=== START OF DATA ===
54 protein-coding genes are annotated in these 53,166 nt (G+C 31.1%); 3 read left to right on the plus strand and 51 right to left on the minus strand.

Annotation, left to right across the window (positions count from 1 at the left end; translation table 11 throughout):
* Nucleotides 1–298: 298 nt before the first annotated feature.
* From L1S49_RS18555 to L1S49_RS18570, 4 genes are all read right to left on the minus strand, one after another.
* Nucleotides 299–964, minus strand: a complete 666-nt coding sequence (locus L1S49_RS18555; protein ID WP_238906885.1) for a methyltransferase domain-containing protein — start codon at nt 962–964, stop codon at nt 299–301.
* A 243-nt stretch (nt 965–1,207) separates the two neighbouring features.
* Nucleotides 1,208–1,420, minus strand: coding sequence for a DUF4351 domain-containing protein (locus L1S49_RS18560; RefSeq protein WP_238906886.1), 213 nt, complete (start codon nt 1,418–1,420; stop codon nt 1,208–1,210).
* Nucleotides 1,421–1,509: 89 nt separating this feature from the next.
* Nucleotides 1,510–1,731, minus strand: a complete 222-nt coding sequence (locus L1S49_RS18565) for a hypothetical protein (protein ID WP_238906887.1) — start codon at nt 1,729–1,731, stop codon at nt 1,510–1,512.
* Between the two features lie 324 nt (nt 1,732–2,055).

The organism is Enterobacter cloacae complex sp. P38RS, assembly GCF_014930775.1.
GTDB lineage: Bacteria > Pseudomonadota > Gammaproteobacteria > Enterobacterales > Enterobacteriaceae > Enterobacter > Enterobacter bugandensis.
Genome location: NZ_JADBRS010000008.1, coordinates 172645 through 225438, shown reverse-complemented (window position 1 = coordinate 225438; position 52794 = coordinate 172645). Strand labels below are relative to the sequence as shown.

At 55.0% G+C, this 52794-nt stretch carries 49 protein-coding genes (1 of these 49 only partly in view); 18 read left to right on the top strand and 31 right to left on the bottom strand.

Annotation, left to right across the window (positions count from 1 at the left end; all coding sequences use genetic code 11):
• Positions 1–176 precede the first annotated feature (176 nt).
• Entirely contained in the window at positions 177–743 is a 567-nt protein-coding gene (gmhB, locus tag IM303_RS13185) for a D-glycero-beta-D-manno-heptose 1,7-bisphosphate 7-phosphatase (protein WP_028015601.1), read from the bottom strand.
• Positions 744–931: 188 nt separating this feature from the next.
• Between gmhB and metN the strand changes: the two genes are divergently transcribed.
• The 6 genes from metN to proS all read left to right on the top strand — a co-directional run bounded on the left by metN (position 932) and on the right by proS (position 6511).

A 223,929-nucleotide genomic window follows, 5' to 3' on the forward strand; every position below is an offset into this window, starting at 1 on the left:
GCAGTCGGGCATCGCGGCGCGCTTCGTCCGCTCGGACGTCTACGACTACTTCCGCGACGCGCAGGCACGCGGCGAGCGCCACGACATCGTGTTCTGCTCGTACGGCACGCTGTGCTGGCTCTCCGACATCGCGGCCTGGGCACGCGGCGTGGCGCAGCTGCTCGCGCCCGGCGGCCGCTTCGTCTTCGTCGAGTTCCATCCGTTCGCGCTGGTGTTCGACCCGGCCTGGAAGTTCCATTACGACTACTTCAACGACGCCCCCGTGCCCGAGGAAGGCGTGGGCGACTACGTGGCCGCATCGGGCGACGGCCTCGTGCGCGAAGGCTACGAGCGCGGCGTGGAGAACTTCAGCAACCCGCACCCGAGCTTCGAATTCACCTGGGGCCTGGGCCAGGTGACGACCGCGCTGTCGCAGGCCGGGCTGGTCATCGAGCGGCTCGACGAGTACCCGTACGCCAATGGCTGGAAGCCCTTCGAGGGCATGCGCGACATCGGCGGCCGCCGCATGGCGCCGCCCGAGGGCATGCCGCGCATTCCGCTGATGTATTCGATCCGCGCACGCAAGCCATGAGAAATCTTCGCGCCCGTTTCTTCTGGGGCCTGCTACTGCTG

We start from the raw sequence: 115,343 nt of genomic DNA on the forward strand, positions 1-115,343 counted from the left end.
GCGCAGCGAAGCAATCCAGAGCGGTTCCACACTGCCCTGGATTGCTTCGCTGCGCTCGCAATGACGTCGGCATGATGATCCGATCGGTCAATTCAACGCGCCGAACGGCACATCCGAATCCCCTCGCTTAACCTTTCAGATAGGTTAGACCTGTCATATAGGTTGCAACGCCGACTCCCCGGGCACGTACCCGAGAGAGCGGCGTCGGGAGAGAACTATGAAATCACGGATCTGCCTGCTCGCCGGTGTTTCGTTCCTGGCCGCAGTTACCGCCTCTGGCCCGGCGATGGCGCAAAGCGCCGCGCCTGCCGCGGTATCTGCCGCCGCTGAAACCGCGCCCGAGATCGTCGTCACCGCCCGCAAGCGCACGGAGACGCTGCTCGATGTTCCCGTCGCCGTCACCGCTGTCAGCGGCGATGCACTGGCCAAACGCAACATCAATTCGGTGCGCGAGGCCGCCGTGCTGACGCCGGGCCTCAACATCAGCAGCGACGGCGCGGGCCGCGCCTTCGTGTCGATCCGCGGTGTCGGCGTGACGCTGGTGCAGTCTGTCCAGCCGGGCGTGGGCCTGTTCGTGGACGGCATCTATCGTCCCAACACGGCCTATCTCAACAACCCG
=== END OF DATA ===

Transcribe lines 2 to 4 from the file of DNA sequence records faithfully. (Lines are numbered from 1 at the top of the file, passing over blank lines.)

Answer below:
Annotation, left to right across the window (positions count from 1 at the left end; translation table 11 throughout):
* Nucleotides 1–298: 298 nt before the first annotated feature.
* From L1S49_RS18555 to L1S49_RS18570, 4 genes are all read right to left on the minus strand, one after another.